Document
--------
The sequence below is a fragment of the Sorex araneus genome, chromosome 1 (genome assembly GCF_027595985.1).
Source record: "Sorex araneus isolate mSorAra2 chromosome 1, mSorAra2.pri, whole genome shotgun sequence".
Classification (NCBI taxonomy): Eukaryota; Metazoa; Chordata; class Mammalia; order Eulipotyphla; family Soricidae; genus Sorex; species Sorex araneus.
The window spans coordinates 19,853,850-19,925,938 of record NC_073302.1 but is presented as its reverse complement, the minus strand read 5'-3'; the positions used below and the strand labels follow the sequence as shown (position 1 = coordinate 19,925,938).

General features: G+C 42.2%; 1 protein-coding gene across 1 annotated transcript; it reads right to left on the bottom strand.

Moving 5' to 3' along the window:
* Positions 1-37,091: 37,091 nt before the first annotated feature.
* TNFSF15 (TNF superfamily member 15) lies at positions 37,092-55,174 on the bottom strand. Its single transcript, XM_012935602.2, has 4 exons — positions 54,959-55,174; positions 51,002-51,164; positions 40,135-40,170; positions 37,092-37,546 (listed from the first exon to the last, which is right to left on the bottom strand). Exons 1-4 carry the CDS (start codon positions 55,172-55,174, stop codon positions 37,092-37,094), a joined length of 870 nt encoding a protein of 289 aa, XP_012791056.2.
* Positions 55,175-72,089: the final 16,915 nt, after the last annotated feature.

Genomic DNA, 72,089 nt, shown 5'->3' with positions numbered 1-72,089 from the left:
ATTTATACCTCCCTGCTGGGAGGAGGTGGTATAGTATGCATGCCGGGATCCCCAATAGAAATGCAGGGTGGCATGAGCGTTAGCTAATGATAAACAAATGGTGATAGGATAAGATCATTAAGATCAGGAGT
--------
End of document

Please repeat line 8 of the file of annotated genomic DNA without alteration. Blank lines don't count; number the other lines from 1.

* TNFSF15 (TNF superfamily member 15) lies at positions 37,092-55,174 on the bottom strand. Its single transcript, XM_012935602.2, has 4 exons — positions 54,959-55,174; positions 51,002-51,164; positions 40,135-40,170; positions 37,092-37,546 (listed from the first exon to the last, which is right to left on the bottom strand). Exons 1-4 carry the CDS (start codon positions 55,172-55,174, stop codon positions 37,092-37,094), a joined length of 870 nt encoding a protein of 289 aa, XP_012791056.2.